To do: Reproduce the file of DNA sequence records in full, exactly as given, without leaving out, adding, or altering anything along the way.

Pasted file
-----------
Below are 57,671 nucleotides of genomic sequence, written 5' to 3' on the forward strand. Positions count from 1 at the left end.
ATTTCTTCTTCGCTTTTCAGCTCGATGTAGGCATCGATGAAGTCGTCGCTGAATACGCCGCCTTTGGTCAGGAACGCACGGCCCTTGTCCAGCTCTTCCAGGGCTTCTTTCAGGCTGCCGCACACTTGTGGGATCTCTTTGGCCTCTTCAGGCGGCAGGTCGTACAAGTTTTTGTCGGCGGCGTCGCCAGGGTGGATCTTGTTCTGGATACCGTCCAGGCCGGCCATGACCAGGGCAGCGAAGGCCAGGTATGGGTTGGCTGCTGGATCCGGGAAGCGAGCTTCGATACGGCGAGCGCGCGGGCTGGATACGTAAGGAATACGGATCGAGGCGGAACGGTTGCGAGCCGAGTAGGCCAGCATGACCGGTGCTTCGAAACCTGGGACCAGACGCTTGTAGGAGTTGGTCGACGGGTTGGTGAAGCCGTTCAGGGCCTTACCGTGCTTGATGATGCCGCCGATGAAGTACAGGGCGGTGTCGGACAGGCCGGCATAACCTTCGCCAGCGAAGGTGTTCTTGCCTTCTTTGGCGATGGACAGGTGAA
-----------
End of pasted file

Below are 57,671 nucleotides of genomic sequence, written 5' to 3' on the forward strand. Positions count from 1 at the left end.
ATTTCTTCTTCGCTTTTCAGCTCGATGTAGGCATCGATGAAGTCGTCGCTGAATACGCCGCCTTTGGTCAGGAACGCACGGCCCTTGTCCAGCTCTTCCAGGGCTTCTTTCAGGCTGCCGCACACTTGTGGGATCTCTTTGGCCTCTTCAGGCGGCAGGTCGTACAAGTTTTTGTCGGCGGCGTCGCCAGGGTGGATCTTGTTCTGGATACCGTCCAGGCCGGCCATGACCAGGGCAGCGAAGGCCAGGTATGGGTTGGCTGCTGGATCCGGGAAGCGAGCTTCGATACGGCGAGCGCGCGGGCTGGATACGTAAGGAATACGGATCGAGGCGGAACGGTTGCGAGCCGAGTAGGCCAGCATGACCGGTGCTTCGAAACCTGGGACCAGACGCTTGTAGGAGTTGGTCGACGGGTTGGTGAAGCCGTTCAGGGCCTTACCGTGCTTGATGATGCCGCCGATGAAGTACAGGGCGGTGTCGGACAGGCCGGCATAACCTTCGCCAGCGAAGGTGTTCTTGCCTTCTTTGGCGATGGACAGGTGAA